Senator NASH —How does the process work? I assume you do not buy land but you access land and do it in partnership with landholders. Is that correct?

Mr Powe —Correct, yes.

Senator NASH —What and when is the benefit to the landholder out of this process?

Mr Powe —The landholder gets a biodiverse forest planted on their property to ameliorate a range of environmental issues that the landholder is interested in. The landholder may also get a share of the carbon right, and we negotiate that with individual landholders, depending on their level of interest in securing some carbon benefit.

Senator NASH —That is some sort of dollar figure that goes back to them? What I am getting at simplistically is: apart from the biodiverse issue—they can go and plant trees themselves anyway—for you to go and access landholders to plant trees for you to get a benefit back for these people, there has got to be something in it for the landholder for something they could ostensibly do themselves. Is it the cost of the planting or are there other financial benefits?

Mr Powe —Greenfleet pays for the trees and the labour in planting, the project design. We also undertake the carbon certification process under our particular program, such as Greenhouse Friendly. Then we may also share some of the carbon offset revenue with that landholder at some point in the future. Once our obligation has been met to our supporters, who have paid for the trees, and the particular property will continue to sequester carbon beyond the date that that obligation is made, then we may share in that additional carbon with the landholder.

Senator NASH —What is the trigger for the ‘may’ share? What is the trigger for sharing or not sharing at the point at which the obligation has gone back to the originator of this?

Mr Powe —Interest from the landholder.

Mr Porter —And these are negotiated on a case-by-case basis.

Senator NASH —Interest from the landholder: if it is a case of a dollar figure, wouldn’t everybody be interested?

Mr Powe —No, surprisingly not. Some are just motivated because they want the trees for free, they want the forest planted to fix up a salinity problem or an erosion problem, and they are just happy with that.

Senator NASH —Do they know they can be a financial beneficiary, or does that only start to be negotiated once they have brought it up?

Mr Powe —No, we certainly invite them to participate in future carbon if they wish.

Senator NASH —Is there any downside to them to sign up to do that? I am just trying to get my head around why they would not take it up.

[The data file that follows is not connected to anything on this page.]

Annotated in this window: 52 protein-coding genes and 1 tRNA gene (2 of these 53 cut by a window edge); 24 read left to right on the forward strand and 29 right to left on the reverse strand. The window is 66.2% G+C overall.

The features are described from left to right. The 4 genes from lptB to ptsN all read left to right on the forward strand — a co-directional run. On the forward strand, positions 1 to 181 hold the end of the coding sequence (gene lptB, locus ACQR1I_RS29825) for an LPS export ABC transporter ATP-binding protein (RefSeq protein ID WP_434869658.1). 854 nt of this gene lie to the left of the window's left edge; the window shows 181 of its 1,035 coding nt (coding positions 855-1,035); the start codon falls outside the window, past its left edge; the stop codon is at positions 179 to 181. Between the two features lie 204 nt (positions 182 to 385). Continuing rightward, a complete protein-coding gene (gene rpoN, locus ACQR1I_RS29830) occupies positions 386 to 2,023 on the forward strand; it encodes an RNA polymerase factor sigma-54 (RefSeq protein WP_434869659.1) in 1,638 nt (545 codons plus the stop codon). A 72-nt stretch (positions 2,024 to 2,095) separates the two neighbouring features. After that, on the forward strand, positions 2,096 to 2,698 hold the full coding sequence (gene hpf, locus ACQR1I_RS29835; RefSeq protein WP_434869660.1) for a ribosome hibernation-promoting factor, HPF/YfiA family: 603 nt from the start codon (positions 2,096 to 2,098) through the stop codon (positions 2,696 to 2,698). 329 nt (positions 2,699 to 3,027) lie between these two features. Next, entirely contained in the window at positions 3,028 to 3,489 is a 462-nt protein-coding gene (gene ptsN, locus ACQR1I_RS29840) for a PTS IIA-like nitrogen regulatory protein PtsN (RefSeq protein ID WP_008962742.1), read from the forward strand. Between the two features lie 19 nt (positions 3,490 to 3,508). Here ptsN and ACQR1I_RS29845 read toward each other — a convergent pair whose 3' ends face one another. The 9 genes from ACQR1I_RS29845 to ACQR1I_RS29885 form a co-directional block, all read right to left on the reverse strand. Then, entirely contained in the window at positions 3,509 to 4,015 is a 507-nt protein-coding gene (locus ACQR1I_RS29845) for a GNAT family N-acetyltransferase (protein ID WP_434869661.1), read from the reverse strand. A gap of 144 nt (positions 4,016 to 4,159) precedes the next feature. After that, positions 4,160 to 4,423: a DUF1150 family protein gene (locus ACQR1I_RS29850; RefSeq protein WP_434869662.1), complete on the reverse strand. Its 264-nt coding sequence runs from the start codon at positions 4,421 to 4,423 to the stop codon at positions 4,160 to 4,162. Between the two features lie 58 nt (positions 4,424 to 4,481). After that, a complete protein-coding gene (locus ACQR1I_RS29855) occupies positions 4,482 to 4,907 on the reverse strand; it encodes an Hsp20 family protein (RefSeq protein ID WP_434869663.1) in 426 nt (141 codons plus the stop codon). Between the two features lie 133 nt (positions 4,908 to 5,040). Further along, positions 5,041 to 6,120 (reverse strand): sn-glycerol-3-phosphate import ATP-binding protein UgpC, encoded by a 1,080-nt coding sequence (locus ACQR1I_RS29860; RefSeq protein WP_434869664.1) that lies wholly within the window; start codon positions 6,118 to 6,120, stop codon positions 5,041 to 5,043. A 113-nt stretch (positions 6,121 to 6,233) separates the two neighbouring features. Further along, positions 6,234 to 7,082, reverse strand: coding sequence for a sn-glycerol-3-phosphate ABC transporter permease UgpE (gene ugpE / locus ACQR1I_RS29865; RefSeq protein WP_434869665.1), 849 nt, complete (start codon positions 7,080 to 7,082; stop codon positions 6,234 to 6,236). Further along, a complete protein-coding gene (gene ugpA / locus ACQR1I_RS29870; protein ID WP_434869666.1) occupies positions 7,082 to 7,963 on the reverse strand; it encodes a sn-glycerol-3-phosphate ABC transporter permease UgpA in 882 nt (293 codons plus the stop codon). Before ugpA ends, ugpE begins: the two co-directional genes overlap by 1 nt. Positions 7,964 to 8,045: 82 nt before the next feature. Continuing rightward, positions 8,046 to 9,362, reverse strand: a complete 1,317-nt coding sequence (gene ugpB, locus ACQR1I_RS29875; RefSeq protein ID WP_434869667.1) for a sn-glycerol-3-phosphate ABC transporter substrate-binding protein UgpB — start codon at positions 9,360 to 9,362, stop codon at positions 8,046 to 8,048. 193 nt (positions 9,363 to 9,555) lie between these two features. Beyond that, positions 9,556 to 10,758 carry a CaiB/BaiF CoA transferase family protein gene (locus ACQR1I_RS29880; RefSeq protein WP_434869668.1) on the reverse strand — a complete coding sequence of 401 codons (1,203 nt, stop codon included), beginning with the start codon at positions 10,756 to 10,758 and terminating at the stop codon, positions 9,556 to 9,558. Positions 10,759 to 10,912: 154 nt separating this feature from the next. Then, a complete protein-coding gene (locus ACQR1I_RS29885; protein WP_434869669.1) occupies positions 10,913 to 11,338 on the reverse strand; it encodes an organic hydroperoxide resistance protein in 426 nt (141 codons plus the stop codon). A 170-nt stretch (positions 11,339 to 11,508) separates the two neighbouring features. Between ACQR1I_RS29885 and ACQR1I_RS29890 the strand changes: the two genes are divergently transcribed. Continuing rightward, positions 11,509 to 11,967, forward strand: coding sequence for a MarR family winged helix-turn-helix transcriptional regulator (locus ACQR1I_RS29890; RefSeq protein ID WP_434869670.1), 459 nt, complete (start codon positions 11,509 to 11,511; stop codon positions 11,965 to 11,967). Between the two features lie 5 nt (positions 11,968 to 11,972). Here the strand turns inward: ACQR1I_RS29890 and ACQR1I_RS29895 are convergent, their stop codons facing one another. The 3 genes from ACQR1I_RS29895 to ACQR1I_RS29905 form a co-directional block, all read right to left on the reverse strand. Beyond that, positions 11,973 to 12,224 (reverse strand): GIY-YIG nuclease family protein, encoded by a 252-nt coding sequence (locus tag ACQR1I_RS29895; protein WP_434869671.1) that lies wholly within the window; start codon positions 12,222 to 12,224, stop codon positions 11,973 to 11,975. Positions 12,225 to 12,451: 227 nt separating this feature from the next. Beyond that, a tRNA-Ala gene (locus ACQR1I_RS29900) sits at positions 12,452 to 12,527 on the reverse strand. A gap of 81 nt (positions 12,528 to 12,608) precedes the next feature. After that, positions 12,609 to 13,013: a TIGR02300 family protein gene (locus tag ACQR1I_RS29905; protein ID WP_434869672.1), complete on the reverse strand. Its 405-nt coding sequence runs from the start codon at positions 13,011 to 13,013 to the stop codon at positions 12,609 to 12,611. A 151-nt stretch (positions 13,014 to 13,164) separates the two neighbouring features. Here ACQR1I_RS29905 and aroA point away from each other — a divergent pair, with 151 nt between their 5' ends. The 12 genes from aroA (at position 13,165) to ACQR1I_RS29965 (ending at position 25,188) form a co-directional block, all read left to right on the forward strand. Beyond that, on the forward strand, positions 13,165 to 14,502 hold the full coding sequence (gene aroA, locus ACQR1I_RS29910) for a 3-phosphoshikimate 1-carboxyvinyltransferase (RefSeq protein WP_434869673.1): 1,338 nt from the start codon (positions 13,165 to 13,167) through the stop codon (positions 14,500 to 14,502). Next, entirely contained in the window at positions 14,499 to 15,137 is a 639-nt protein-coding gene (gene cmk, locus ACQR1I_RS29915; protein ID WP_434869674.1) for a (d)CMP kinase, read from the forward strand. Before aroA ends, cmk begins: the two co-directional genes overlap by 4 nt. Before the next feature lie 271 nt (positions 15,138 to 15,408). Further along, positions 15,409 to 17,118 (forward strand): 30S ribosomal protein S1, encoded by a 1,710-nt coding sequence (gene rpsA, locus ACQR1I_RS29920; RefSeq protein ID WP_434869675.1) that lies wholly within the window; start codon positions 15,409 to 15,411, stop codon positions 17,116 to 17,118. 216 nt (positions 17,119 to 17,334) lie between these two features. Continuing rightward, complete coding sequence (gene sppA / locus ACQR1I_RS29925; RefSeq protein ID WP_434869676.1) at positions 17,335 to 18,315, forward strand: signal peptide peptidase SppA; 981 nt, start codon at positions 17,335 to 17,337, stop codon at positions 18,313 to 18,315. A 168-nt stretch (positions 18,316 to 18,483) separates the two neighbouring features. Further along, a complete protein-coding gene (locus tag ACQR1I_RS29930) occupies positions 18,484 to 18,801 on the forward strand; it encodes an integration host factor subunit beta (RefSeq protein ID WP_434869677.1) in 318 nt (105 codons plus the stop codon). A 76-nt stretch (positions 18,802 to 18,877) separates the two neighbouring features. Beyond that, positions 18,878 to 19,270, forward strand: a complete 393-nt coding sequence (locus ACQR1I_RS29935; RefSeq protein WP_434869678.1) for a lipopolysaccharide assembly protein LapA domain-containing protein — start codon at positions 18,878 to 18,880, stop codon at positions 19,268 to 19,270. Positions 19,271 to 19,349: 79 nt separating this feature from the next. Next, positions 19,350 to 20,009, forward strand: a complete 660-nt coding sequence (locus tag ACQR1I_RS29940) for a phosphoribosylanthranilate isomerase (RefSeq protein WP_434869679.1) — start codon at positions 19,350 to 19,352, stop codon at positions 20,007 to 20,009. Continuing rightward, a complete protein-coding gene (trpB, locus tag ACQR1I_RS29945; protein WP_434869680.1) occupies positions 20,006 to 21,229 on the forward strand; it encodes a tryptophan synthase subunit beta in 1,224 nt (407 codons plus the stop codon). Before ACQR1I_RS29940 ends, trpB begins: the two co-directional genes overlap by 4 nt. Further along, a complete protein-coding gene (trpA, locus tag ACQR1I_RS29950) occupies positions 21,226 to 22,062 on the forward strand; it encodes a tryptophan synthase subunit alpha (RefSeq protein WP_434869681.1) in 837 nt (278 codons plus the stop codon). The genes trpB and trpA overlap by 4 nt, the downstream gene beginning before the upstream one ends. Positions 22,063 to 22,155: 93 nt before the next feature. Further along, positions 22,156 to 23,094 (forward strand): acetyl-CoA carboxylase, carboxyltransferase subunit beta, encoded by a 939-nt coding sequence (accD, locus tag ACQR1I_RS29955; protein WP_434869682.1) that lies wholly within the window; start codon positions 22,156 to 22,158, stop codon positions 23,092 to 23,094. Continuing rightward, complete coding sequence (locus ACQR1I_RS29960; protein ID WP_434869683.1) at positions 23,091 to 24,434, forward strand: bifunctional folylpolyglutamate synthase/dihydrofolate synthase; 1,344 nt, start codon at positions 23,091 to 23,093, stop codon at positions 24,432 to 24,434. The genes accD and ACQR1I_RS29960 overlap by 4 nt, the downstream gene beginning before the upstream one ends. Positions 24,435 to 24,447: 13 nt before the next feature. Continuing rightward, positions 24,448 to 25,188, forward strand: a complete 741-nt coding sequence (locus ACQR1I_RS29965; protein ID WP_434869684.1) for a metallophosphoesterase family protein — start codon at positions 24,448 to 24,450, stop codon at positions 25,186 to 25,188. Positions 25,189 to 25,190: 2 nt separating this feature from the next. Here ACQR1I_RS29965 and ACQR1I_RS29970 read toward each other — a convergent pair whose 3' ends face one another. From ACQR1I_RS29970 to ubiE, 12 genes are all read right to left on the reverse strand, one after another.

Mr Porter —It is always going to be a negotiation with the individual landholder by Greenfleet. Some may, as Tim rightly says, be interested in the environmental or other benefits that come from some replanting on their land that just comes naturally, and some may be interested in the carbon rights at a future date. It is a case-by-case negotiation. I suspect that most will be interested in a financial benefit, and more and more will see that come up. Remember that many of these negotiations occurred when there was no serious consideration of a carbon pollution reduction scheme or a carbon price existing. Many of these negotiations occurred when we were talking hopefully about future carbon prices, future salinity benefits and so on.

Senator NASH —Just on the measurement of carbon that is contained within the standard trees you plant, how do you measure that? I can go and look!

Mr Powe —In the past we have used the methodology as approved under the Greenhouse Friendly program.

Senator NASH —So you just use the standard set of rules?

Mr Powe —That is right.

Senator NASH —If it is all right I will put some more questions to you on notice; we do not have a lot of time. Mr Grant, do you want to do the same thing and run us through very briefly how CO2 Group Ltd works?

Mr Grant —In terms of the specific question we have 20 clients. We have about 500 agreements with landholders across Australia. That includes New Zealand. I could not give you a precise number because we are in partnership with about 400 Maori communities, so the landholding ownership there is much more complex than it is in Australia.

Senator NASH —You are a for-profit organisation as opposed to—

Mr Grant —We are a listed public company. The way our business model works, in partnership with landholders, is we will either pay them an upfront amount for land—which is typically a greater amount than the market value of their land—and then we meet all of the costs of establishing a forest and managing it. The financial motivation—if that is their sole objective—is to get paid for the deployment of their property. We either pay that amount upfront or pay it as a rental over whatever period the farmer prefers. Most want it upfront. In earlier years we explored sharing carbon revenue with landholders but it triggered the provisions of the managed investment scheme under the Corporations Act and, as a business, we did not support that. We discontinued that.

Senator NASH —Could I ask you both to also take on notice something else. It will be interesting to see—obviously, you cannot give us confidential details—geographically where your plantings are.